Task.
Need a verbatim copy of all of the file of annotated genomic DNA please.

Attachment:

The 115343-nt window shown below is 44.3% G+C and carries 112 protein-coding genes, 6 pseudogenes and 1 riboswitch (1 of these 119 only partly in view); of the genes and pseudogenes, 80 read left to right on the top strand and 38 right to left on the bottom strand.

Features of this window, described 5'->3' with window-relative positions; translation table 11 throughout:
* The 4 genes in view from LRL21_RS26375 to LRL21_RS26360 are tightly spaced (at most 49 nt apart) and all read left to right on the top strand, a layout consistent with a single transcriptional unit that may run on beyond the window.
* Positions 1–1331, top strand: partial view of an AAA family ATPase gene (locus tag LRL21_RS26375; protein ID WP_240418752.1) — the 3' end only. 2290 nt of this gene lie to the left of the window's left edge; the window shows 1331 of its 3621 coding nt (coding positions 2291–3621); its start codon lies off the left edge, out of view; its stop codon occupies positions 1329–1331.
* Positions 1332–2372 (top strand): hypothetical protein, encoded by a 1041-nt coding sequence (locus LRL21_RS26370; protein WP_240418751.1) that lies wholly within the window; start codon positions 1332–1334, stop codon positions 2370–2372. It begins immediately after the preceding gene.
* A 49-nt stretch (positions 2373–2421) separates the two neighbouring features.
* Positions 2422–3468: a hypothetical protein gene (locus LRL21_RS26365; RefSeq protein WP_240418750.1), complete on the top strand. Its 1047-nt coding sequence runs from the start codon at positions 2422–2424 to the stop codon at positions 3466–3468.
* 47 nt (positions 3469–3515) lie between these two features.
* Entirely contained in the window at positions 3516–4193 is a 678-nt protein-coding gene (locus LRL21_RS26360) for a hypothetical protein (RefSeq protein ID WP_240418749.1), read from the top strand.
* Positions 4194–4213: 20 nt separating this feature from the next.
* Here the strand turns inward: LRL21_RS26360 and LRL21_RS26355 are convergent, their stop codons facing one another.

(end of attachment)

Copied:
The 115343-nt window shown below is 44.3% G+C and carries 112 protein-coding genes, 6 pseudogenes and 1 riboswitch (1 of these 119 only partly in view); of the genes and pseudogenes, 80 read left to right on the top strand and 38 right to left on the bottom strand.

Features of this window, described 5'->3' with window-relative positions; translation table 11 throughout:
* The 4 genes in view from LRL21_RS26375 to LRL21_RS26360 are tightly spaced (at most 49 nt apart) and all read left to right on the top strand, a layout consistent with a single transcriptional unit that may run on beyond the window.
* Positions 1–1331, top strand: partial view of an AAA family ATPase gene (locus tag LRL21_RS26375; protein ID WP_240418752.1) — the 3' end only. 2290 nt of this gene lie to the left of the window's left edge; the window shows 1331 of its 3621 coding nt (coding positions 2291–3621); its start codon lies off the left edge, out of view; its stop codon occupies positions 1329–1331.
* Positions 1332–2372 (top strand): hypothetical protein, encoded by a 1041-nt coding sequence (locus LRL21_RS26370; protein WP_240418751.1) that lies wholly within the window; start codon positions 1332–1334, stop codon positions 2370–2372. It begins immediately after the preceding gene.
* A 49-nt stretch (positions 2373–2421) separates the two neighbouring features.
* Positions 2422–3468: a hypothetical protein gene (locus LRL21_RS26365; RefSeq protein WP_240418750.1), complete on the top strand. Its 1047-nt coding sequence runs from the start codon at positions 2422–2424 to the stop codon at positions 3466–3468.
* 47 nt (positions 3469–3515) lie between these two features.
* Entirely contained in the window at positions 3516–4193 is a 678-nt protein-coding gene (locus LRL21_RS26360) for a hypothetical protein (RefSeq protein ID WP_240418749.1), read from the top strand.
* Positions 4194–4213: 20 nt separating this feature from the next.
* Here the strand turns inward: LRL21_RS26360 and LRL21_RS26355 are convergent, their stop codons facing one another.